The world is getting smaller and smaller every day. Long-haul flights to distant destinations for business or pleasure are increasingly popular. There are more aircraft, more airports at destination, and more people willing to spend half a day or more in the air. It’s just easier and cheaper than it used to be for long-haul flights. Unfortunately, the experience of traveling halfway around the world can very often be a stressful and exhausting affair, especially for the uninitiated or unprepared. It doesn’t have to be. Just follow this guide for a stress-free long-haul flight and you can sit back and enjoy the whole experience!
Step 1: Do your homework:
A little homework will definitely help you find the right airline for you. The internet is a great resource in this regard, but be aware that you are a local travel agent who can have a wealth of customer experience with various airlines.
You might want to know who will offer the most legroom, how good the food is, and how famous their customer service is.
Most airlines now offer some sort of in-seat entertainment like the Singapore Airline’s Krisworld system (still great) and I especially enjoyed the Japanese airline’s onscreen camera views. allowing you to see forward from the nose of the aircraft or downward wherever you fly. These systems are a good way to kill a few hours of any flight.
Of course, the price is important and the shopping really pays off. Don’t be afraid to go directly to the airline and check out any specials they might have, as well as using high street agents and the internet.
Step 2: Airport time:
You will usually need to check in 2 hours before your long-haul flight although it will always pay to arrive a little earlier than that as most people will arrive in the queue at this time. Better to spend 3 hours sitting in the departure lounge with a good book than to stay in the queue!
Of course, the sooner you have a chance to secure a good seat. Many airlines are now introducing services on their websites that allow you to reserve seats, order meals and check-in through automated express check-in systems; the best way to do it by far.
Step 3: Enjoy the flight:
On a 19 hour flight, it is important to stay busy. The obvious solution is a good book. I always start a book a few days before I fly so I’m already “in” before getting on the plane, ensuring a pre-planned slice of escape.
These days we are fortunate to have in-vehicle technology to keep us entertained, these often include the latest blockbuster movies, video games, and all manner of TV shows and in-flight information. However, I still find the faithful book to be the best way to kill time.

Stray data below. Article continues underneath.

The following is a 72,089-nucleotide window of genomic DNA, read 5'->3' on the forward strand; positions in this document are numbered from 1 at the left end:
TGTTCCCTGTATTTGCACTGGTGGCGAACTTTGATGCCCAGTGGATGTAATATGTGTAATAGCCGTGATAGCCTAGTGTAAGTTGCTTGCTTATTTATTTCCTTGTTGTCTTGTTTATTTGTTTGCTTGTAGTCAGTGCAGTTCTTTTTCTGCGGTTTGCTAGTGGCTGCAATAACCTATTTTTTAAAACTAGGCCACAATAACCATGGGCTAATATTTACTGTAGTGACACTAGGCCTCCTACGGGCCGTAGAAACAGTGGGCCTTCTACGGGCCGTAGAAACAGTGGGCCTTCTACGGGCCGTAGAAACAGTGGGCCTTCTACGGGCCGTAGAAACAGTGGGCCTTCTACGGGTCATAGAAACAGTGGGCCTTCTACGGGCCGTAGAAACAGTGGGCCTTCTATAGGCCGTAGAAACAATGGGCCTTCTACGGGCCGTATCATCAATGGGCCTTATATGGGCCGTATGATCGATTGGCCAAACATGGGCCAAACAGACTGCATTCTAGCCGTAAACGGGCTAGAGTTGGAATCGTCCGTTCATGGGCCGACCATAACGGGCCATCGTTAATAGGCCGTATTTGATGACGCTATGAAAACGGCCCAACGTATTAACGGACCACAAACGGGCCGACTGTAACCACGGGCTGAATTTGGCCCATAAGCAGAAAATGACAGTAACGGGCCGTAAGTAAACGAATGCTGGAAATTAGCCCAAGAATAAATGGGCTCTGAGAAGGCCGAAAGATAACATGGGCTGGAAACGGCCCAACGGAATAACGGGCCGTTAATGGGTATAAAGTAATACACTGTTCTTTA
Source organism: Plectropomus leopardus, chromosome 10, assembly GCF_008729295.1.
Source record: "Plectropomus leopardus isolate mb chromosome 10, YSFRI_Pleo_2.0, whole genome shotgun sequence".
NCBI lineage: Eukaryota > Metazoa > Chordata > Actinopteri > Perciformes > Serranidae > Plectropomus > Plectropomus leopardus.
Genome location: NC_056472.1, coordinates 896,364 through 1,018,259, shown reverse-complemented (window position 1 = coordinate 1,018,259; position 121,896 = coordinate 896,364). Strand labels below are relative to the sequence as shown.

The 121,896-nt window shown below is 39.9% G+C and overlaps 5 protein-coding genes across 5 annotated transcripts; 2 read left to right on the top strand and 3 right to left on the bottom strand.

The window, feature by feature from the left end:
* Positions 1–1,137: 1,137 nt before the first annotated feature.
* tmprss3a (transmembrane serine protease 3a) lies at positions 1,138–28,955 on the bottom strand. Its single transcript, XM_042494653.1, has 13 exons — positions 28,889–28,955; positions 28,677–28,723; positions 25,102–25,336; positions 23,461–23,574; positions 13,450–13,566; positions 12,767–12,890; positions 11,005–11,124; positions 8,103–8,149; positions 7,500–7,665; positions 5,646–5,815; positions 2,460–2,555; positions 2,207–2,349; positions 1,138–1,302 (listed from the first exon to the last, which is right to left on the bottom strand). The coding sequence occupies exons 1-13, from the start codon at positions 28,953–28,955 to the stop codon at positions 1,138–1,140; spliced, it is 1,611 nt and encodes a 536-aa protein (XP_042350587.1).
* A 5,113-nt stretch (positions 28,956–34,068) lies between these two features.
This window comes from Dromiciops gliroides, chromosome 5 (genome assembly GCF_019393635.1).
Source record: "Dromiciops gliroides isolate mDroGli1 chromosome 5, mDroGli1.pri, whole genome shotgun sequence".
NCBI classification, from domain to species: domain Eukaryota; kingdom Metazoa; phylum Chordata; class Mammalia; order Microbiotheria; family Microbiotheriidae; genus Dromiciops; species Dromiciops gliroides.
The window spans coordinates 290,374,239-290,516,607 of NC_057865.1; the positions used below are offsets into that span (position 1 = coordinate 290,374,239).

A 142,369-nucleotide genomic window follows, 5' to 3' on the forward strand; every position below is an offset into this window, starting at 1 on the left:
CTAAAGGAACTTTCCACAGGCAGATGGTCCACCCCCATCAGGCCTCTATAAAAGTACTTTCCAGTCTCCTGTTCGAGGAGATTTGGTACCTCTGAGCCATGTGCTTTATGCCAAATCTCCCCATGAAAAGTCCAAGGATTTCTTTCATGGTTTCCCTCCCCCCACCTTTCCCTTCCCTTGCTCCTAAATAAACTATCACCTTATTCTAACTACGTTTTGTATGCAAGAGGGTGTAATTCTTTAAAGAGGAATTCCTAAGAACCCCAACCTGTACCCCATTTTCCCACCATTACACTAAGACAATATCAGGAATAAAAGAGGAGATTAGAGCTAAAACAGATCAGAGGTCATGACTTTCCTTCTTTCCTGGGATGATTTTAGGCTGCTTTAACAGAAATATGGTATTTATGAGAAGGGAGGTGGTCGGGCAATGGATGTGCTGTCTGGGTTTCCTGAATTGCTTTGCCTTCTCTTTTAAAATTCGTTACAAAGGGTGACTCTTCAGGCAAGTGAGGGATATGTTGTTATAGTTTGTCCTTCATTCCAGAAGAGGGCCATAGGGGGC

The holy grail of long-haul flights is getting quality sleep. Air quality, light sources, noise and cramped upright seats are certainly not conducive to falling asleep. An Ezysleep inflatable travel pillow, for example, is designed to solve the problem of supporting your neck in an upright position, but there are other things you can do. Earplugs and an eye mask can help manage light and noise, so combine them with your travel pillow for quality sleep.
If the food is not up to par, make sure you are prepared with healthy snacks and plenty of water. It might be free, but alcohol and coffee are very dehydrating and it’s the last thing you want in an already arid environment. Stick to water and fruit juices.
Above all, enjoy the flight! Enjoy this time away from cell phones, boss and traffic and relax. You are 40,000 feet from everything, take advantage of it!
Step 4: Stay Healthy:
Deep vein thrombosis (DVT) is a constant concern for long-haul travelers. Although extremely rare, it is a very dangerous condition. The condition is avoided by ensuring that the blood flow around your body continues to move.
Do the exercises advised by the video and in-flight magazines, walk regularly in the kitchen, the toilet or just in the aisles and drink plenty of water.
Step 5: Avoid jet lag:
The best way to avoid or minimize jet lag is to start planning during your flight. Set your watch to your destination time as soon as you can, and do your best to sleep when it’s dark where you’re going, even if that means missing meals on board.
Keep drinking this water so you don’t get dehydrated when you land. When you get to your destination, don’t hit the hay right away. Try to stay awake until evening, and you’ll give yourself the best chance of adjusting to your new time zone quickly.